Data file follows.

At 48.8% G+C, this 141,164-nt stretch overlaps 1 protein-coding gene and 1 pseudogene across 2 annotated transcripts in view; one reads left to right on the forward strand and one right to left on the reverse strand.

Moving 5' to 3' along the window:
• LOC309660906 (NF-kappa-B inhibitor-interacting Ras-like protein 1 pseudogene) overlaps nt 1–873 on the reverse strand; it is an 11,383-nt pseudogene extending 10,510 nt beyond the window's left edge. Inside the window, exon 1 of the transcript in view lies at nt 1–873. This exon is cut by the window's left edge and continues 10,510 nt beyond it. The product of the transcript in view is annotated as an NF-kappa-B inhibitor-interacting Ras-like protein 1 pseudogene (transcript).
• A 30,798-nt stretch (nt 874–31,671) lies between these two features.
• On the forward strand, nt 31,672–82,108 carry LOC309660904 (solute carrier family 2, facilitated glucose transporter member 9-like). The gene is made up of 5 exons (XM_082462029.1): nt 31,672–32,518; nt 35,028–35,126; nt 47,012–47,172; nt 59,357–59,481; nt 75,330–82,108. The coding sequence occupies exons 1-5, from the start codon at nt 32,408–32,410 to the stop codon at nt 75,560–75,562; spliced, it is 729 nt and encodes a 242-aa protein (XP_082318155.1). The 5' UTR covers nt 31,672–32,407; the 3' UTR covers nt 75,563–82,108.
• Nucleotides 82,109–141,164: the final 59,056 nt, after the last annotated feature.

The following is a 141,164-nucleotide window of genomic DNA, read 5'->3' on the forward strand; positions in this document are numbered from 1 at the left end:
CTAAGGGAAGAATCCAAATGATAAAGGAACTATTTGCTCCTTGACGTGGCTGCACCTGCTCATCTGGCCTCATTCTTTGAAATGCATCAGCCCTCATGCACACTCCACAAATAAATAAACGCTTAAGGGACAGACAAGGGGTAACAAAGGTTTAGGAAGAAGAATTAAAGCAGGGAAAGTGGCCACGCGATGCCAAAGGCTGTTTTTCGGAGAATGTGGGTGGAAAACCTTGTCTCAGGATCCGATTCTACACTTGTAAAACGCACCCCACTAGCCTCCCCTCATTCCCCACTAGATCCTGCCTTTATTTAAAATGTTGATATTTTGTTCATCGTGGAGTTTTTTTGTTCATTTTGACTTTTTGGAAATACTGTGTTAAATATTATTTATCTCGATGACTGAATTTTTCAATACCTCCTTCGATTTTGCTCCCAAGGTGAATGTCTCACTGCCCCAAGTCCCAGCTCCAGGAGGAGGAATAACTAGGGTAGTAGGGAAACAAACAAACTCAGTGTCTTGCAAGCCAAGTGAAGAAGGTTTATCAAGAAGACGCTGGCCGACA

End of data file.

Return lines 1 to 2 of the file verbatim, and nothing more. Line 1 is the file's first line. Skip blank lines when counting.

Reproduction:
At 48.8% G+C, this 141,164-nt stretch overlaps 1 protein-coding gene and 1 pseudogene across 2 annotated transcripts in view; one reads left to right on the forward strand and one right to left on the reverse strand.

Moving 5' to 3' along the window: